Political Reform and Varieties of Libertarianism

February 14, 2014
posted by Bob Bauer

In the coming campaigns, in 2014 and beyond, political reform is certain to be a topic for discussion. The press will look for a clear statement of the candidate’s positions; the Supreme Court will decide at least one more case that will excite comment and lead to proposals; and certain other prominent issues, such as income inequality and government performance, lead naturally to arguments about campaign finance and lobbying reform. We can imagine, too, that the candidates in addressing these issues will sort out as they most always do—Democrats supporting reform that Republicans find objectionable, with the divide displayed sharply in competing depictions of the soundness and effects of Citizens United.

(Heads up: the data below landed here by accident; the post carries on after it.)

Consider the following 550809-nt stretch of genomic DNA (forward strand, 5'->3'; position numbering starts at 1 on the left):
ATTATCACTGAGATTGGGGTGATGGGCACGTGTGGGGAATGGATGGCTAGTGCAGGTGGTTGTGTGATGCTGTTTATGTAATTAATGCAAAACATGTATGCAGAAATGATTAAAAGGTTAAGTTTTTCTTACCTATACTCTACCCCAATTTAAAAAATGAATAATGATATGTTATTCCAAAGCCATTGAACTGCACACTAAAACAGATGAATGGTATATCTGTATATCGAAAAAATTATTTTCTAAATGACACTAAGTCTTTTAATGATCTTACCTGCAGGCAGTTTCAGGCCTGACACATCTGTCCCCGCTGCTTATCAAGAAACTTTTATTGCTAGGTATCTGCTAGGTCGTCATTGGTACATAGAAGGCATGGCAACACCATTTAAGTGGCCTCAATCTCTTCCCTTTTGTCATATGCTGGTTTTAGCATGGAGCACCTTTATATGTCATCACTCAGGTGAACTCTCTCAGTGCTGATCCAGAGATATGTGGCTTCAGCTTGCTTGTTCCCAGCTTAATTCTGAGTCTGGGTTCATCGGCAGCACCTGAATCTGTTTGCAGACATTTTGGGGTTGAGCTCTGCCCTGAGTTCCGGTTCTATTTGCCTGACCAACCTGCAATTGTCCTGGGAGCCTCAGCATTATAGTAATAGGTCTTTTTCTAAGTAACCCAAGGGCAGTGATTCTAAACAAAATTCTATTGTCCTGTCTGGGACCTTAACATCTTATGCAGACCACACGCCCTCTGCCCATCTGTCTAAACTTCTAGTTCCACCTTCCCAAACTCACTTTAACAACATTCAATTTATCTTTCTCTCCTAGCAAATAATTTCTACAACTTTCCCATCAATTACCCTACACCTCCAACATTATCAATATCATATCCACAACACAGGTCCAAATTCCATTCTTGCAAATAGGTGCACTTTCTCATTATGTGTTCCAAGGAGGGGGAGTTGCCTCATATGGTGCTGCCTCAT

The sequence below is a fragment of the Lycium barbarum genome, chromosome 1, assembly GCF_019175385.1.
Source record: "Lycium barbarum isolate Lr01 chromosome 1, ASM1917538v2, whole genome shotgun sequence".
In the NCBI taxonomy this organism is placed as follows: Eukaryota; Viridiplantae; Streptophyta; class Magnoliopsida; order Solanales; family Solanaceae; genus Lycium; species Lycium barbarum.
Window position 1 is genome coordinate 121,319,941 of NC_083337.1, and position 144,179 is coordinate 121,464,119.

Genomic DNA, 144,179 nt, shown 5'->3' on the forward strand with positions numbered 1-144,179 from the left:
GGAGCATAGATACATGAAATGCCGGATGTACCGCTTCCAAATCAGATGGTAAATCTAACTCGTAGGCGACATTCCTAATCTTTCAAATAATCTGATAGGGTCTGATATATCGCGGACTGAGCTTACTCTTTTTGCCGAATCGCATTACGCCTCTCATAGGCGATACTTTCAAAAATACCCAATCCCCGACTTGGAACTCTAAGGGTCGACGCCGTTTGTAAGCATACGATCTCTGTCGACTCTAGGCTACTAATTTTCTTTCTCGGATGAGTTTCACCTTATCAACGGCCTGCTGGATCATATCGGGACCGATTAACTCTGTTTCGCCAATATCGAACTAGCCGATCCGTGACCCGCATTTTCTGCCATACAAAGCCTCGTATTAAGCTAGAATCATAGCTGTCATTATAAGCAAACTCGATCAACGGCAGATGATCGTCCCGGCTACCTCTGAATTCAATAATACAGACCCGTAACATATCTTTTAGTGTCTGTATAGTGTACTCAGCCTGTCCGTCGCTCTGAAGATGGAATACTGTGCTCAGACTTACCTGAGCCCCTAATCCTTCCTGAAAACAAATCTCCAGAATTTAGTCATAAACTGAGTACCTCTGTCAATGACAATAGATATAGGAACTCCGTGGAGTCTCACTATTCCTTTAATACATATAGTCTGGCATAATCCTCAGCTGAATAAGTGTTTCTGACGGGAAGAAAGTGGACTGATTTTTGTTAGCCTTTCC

This time around the debate may be joined, again, by a candidate from the libertarian wing of the Republican party, Rand Paul, or another.  It might be assumed that such a candidate will express unyielding opposition to government regulation of political activity. And while Richard Epstein has argued that not all those professing libertarian commitments think the same way, a skepticism about controls on, say, campaign finance, seems to unite them.

Yet one consistent characteristic of libertarian thought—and it is certainly pronounced in the populist version we might see in a political campaign—rests on uneasy terms with the generally implacable resistance of the regulation of politics.  This is the concern with corruption in (and of) government.  Libertarians are naturally worried that government, especially big and complicated government, can be hijacked to illicit purposes by collusion between large corporate interests and government officials.  This fear appears in theoretical writing and in political programs.  “Populist libertarianism,” Ross Douthat has pointed out, tends to call for “unwinding webs of privilege and rent-seeking.” reflecting “suspicions of big government and big government.”